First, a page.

Vice President, Science Commons project at Creative Commons
It's a term being used a lot these days. Open innovation (OI) encapsulates
the power of the informed user to drive innovation in new product design. It
enables users to build new products that suit themselves, as opposed to
manufacturers, which develop new products for profit.
This shift to user-driven innovation leads to explosive growth in products
and features in disciplines ranging from "Threadless," a community of t-shirt
designers and buyers, to a group of engineers building the best kite-surfing
kits on the market. In each area where it is observed, OI democratizes
innovation processes—shifting enormous control to the user—and has explosive
power when combined with digital communications networks.
Threadless epitomizes these elements of OI. This community of people loves
shirts, from designing them, to buying them, to talking about them. Thousands of
Threadless users spend their free time creating t-shirt designs—artistic, funny,
ironic, textual, visual—and submitting those designs in standard formats, free
of charge, to the group's Web-based forum for voting by the other users. Winning
designs are printed in limited quantities, then made available for sale back to
the community. The company behind the process makes a tidy profit by dint of
creating and maintaining the community through trust and transparency, but the
innovation and design happen at the user level, not the manufacturer level.
This user empowerment is recapitulated in other genres, including content,
with the advent of ubiquitous digital music and photography, and even in
engineering fields like robotics and materials science.
A Foundation for Open Innovation
Open innovation isn't a "natural" outcome of digital systems and users,
however. It sits on a set of pre-conditions, fundamental infrastructural
elements that allow OI to emerge in some systems faster than in others.
About the Commons
Science Commons: Making the Web Work for Science
Science Commons designs strategies and tools for faster, more efficient Web-enabled scientific research. It identifies unnecessary barriers to research, crafts policy guidelines and legal agreements to lower those barriers, and develops technology to make research data and materials easier to find and use.
Its goal is to speed the translation of data into discovery—unlocking the value of research so more people can benefit from the work scientists are doing. For more information, visit sciencecommons.org.
Creative Commons: Using Private Rights to Create Public Goods
Creative Commons provides free tools that let authors, scientists, artists, and educators mark their creative work with the freedoms they want it to carry. It sets creative works free for certain uses. Like the free software and open-source movements, Creative Commons’ ends are cooperative and community-minded, but its means are voluntary and libertarian. It offers creators a way to protect their works while encouraging certain uses of them—to declare "some rights reserved." Visit creativecommons.org for more information.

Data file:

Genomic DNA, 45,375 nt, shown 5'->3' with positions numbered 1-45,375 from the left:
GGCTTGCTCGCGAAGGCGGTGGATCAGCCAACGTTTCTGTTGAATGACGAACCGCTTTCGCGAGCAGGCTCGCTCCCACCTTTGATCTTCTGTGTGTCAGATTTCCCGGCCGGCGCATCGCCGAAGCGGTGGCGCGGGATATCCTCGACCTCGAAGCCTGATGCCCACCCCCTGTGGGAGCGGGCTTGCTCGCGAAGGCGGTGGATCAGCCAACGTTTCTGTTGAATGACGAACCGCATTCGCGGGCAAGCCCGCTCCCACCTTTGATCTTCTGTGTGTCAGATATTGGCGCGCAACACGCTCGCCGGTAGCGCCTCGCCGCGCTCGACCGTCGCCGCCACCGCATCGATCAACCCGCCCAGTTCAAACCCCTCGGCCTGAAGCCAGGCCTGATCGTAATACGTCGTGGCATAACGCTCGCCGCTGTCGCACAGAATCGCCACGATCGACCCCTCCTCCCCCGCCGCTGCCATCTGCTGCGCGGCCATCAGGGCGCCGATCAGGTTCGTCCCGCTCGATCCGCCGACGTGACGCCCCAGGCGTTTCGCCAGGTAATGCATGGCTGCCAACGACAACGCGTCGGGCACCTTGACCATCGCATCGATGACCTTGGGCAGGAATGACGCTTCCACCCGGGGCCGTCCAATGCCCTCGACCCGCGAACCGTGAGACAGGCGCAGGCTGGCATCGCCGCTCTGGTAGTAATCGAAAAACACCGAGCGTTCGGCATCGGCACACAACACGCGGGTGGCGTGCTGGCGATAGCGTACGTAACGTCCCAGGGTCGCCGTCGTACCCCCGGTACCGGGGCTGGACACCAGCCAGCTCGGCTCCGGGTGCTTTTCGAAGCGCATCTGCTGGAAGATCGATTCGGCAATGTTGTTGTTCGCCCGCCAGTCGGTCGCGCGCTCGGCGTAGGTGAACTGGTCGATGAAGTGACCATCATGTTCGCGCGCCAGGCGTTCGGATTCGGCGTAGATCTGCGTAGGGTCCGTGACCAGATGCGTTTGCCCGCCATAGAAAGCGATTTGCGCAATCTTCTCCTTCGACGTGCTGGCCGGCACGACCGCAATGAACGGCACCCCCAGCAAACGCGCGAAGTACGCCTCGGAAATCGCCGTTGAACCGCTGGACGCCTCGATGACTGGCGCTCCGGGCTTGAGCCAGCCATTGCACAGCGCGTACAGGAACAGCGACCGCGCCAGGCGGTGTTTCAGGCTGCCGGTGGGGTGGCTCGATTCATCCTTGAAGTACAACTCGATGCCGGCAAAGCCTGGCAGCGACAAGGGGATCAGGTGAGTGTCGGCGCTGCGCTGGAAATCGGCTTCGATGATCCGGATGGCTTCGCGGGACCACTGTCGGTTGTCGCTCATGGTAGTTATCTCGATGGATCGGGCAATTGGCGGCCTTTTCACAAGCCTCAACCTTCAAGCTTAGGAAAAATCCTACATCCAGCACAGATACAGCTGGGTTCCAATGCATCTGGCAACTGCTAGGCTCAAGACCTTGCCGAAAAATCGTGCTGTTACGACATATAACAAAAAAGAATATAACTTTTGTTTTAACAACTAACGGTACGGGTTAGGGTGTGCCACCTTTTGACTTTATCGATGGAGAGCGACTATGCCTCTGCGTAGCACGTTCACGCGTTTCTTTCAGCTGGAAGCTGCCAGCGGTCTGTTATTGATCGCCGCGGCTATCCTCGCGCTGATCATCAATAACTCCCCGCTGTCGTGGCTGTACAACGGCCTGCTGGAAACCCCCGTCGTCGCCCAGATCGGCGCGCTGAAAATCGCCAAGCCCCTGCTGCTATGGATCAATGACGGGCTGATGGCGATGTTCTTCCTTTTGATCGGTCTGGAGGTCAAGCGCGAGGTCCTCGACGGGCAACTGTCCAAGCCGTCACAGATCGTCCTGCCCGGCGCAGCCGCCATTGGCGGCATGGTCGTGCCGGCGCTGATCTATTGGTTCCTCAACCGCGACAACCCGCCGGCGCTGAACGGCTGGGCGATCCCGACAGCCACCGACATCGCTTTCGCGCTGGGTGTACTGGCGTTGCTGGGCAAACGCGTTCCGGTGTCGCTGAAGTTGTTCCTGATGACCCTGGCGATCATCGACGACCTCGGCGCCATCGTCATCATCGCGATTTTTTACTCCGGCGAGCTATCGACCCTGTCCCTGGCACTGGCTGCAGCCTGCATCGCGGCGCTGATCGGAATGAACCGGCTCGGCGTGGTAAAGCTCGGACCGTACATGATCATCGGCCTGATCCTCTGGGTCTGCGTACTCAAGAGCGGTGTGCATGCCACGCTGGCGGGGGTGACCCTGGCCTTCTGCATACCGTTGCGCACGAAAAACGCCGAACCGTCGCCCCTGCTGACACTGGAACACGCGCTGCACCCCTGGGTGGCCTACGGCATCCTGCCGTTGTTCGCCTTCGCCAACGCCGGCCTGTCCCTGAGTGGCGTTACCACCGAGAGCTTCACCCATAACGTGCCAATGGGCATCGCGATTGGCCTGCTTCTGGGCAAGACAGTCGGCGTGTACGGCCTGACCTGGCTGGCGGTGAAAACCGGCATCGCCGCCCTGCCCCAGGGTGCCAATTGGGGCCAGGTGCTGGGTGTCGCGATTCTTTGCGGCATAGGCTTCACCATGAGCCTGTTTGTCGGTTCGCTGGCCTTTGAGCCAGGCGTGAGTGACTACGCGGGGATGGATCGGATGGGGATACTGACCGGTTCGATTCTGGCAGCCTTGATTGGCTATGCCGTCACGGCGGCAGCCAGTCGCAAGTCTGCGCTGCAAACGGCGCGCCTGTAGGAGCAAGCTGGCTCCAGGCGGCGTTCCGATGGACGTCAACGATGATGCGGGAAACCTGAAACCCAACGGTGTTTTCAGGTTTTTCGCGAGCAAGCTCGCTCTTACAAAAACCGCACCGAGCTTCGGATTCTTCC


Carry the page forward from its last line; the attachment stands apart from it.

OI starts with interoperable information and low transaction costs. Digital
content is a good example: We use it effortlessly today. Think about taking a
digital picture on your Cape Cod vacation and sending it to a Web-based
photo-sharing site so your family in another state can see your amazing view of
the water. It's easy. You can even do it using your phone.
This ease is possible for two key reasons: First, most digital cameras
produce standard file formats that most computers can read, manipulate, and
upload; and second, there are essentially no fees imposed on camera users as
they read, manipulate, and upload files—or on the users who view the pictures on
the Web. The pictures represent interoperable information available at low
transaction costs. And they result in even more innovations: user-created
calendars, picture books, postage stamps, and even more t-shirts.
However, user-driven innovation can be strangled into oblivion if the
information is neither interoperable nor available at low transaction costs. The
most obvious example of this is the way technical and legal decisions either
enable or disable OI: If users don't put the photos on the Web, the whole
process is stillborn. If users don't grant rights in advance, creative re-use
becomes illegal, and the process dies.
Thanks to the access principle, business explodes when users can spend their
time and money innovating, not negotiating permission to use the network. It's